Just because it’s on sale, you don’t have to buy it

Don't be afraid to shop the sales rack. But, don't think you have to buy something just because it's on sale.

Don’t let shopping for bargains be your downfall - buy what you need when you need it, and try to avoid being sucked into the “sale” mentality.

Sale time is the absolute worst time to go shopping, & if you insist on doing it, again, take a list & don’t feel tempted to buy something because it’s only $10 down from $100, or whatever. It was probably passed over by everyone else for a reason!

I'm not trying to drill this point home to be a jerk. I do the exact same thing, and I'm always giving ill-advised purchases from the clearance rack to Goodwill. When you find a local tailor and get prices for hemming and taking things in (as mentioned, expanding too-small clothes is going to be more expensive and difficult), add that $10 or whatever it cost to the sale price in your head when you think about buying something that doesn't make you look fabulous and fit you like you'd like.
posted by Juliet Banana at 7:56 AM on May 28, 2009 [2 favorites]

I had a tailor take two suits, split them down the middle, and then swap them, so I have (suitAleft+suitBright) & (suitAright + suitBleft), for both the pants and the jacket.

Tailors are not wizards. I can always tell when a suit has been altered too much. You don't want to look like that. Buy a suit that's your size and have it altered the correct way.

All you are doing is paying a lot more for something you would have never needed had you purchased the correct size.
posted by Zambrano at 9:05 AM on May 28, 2009

There is not a lot of extra material in factory made clothes with the exception of the back seam of men's pants where waist adjustments are made. A jacket with sleeves too tight and/or too short is basicially unfixable unless it's the kind of thing to which you can add a second fabric. The problem with things that do not fit in the shoulders is: the shoulder area is the hardest to alter correctly; there's lots of interfacing and padding in the shoulder; a jacket has to be deconstructed to a large degree to fix this; the collar and lapels may well need altering once the width across the back and around the chest are altered. Altering shirts that are too wide across the shoulder means ripping out/cutting out the sleeve's flat felled shoulder seams and resetting the sleeve. Depending on the length of the shirt sleeve, it may or may not come out the right length as the extra width in the shoulder drops the top of the armhole and makes the sleeve appear longer.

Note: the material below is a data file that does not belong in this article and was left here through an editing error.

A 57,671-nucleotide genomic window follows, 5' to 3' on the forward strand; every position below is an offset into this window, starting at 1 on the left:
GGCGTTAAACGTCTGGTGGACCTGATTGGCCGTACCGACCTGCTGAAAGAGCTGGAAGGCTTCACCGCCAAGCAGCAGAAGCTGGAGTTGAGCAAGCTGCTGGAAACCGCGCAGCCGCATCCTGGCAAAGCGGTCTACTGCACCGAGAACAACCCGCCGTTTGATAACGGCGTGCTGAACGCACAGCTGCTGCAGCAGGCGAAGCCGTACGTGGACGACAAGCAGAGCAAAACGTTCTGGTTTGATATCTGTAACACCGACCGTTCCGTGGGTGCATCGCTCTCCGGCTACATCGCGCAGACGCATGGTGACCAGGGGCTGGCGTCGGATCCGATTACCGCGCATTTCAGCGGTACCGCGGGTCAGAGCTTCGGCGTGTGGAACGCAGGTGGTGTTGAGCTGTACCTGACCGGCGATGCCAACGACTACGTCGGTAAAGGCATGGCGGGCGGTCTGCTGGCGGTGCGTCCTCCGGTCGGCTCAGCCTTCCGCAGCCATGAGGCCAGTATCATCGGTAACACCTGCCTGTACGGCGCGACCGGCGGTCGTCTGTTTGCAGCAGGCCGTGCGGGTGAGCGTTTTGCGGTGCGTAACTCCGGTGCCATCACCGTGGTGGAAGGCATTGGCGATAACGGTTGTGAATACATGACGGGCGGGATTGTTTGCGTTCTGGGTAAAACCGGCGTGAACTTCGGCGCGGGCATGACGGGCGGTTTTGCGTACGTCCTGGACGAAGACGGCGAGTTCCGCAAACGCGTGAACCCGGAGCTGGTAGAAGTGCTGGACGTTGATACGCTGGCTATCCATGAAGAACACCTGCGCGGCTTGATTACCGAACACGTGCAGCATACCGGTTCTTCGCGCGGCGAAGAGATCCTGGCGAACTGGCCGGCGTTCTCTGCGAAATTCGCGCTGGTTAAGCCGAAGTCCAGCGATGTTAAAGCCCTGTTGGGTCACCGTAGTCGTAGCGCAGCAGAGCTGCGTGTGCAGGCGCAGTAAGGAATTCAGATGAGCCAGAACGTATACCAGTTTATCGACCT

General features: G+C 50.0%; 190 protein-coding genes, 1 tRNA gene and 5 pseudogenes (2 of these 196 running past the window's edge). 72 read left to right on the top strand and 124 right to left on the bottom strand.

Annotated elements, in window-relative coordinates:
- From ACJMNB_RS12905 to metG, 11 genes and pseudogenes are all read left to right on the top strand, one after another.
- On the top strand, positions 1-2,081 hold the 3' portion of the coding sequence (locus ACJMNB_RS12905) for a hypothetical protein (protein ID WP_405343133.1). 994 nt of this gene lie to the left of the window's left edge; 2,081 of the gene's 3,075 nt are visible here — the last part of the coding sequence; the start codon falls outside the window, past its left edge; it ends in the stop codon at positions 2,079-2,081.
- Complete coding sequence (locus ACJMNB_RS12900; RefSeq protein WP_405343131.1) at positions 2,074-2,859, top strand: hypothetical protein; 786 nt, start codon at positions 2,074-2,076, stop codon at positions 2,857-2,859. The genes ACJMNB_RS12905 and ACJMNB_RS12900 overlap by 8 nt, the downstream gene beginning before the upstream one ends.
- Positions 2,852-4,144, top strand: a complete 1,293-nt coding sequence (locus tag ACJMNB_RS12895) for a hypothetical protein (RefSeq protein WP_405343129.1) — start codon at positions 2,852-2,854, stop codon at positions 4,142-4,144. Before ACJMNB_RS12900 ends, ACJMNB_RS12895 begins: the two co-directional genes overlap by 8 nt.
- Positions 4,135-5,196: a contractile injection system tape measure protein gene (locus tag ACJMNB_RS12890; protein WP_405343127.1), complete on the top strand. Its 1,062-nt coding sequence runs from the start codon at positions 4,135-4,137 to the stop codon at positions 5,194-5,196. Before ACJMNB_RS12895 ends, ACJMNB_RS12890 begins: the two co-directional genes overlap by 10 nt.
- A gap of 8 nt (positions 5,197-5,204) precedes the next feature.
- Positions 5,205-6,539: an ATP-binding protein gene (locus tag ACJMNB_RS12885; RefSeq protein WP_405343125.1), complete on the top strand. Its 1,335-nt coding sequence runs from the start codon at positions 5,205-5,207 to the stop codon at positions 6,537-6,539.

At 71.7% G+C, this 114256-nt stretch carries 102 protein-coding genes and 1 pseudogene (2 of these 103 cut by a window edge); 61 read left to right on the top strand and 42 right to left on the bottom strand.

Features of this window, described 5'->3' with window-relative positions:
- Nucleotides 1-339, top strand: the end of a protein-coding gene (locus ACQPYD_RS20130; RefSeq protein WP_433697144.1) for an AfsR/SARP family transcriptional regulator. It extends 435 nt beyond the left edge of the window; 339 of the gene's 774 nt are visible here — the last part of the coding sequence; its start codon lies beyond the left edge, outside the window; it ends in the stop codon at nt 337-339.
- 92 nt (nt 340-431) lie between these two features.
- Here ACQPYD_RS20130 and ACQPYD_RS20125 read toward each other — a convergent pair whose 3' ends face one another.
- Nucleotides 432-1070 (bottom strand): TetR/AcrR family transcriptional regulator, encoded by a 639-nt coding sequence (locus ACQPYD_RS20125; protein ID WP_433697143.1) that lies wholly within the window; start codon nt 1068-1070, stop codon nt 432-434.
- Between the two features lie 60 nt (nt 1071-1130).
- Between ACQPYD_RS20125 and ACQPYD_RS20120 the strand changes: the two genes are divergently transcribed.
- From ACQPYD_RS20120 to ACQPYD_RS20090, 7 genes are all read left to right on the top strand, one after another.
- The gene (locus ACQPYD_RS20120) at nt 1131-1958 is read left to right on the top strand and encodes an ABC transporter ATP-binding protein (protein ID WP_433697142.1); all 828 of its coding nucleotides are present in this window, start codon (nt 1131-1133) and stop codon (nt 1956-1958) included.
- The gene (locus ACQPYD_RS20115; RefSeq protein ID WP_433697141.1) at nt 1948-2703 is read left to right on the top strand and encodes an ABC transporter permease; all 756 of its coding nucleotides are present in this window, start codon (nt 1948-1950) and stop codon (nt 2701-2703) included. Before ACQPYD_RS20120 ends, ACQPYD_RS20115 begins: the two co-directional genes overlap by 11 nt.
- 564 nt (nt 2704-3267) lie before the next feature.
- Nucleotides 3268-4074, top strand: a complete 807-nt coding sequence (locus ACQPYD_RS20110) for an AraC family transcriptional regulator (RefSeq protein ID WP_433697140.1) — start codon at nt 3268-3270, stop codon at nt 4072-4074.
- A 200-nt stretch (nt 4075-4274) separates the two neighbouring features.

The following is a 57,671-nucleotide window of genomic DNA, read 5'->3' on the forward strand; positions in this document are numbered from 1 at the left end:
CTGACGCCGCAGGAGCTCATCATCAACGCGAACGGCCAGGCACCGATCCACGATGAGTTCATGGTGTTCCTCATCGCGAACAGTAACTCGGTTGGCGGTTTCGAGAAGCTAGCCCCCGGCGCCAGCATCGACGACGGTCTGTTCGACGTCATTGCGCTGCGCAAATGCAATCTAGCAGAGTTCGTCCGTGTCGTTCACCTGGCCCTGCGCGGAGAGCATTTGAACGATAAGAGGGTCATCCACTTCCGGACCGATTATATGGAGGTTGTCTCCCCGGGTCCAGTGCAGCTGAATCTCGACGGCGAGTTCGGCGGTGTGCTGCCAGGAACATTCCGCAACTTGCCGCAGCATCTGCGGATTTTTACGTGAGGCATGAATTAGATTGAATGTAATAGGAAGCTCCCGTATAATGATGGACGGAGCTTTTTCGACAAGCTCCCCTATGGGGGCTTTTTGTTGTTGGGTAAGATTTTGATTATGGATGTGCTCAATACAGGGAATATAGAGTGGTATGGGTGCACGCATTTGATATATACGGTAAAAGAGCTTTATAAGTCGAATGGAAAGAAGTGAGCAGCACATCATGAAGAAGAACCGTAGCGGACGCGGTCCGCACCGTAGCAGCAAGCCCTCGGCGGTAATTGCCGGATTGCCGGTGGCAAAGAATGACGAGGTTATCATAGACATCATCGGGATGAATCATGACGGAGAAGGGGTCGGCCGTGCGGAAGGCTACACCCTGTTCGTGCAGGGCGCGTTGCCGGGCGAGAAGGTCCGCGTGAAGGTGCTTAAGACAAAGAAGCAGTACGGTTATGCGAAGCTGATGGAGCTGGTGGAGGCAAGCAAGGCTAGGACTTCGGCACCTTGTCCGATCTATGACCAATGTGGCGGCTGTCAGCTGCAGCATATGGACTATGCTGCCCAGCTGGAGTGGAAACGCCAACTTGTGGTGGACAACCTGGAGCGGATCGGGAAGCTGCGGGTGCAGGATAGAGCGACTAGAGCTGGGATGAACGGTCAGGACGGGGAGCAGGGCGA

I'd recommend buying things that are easily fixable as there is a lot of work/hours in deconstructing clothes and the results can be uncertain. You're going to pay for the the deconstruction. Sometimes when you take something apart, you can't salvage the interfacings, so that's another cost.

Taking in/letting out a waistband, except on jeans which are not made to be adjusted, shortening pants and sleeves (couple of inches max), narrowing lapels or ties, moving buttons, adding elbow patches. Don't ask a tailor to rework broken buttonholes unless you're happy with adding something like suede for reinforcement. Tailors can do virtually anything, but you have to look at the cost of deconstructing/reconstructing a garment and the uncertainty of the result.
posted by x46 at 12:09 PM on May 28, 2009

For example, I had a tailor take two suits, split them down the middle, and then swap them, so I have (suitAleft+suitBright) & (suitAright + suitBleft), for both the pants and the jacket.

Whaaat? Explain/show me.
posted by a halcyon day at 1:06 PM on May 28, 2009

Maybe Lemurrhea is secretly Alexis Taylor of Hot Chip?
posted by Juliet Banana at 1:12 PM on May 28, 2009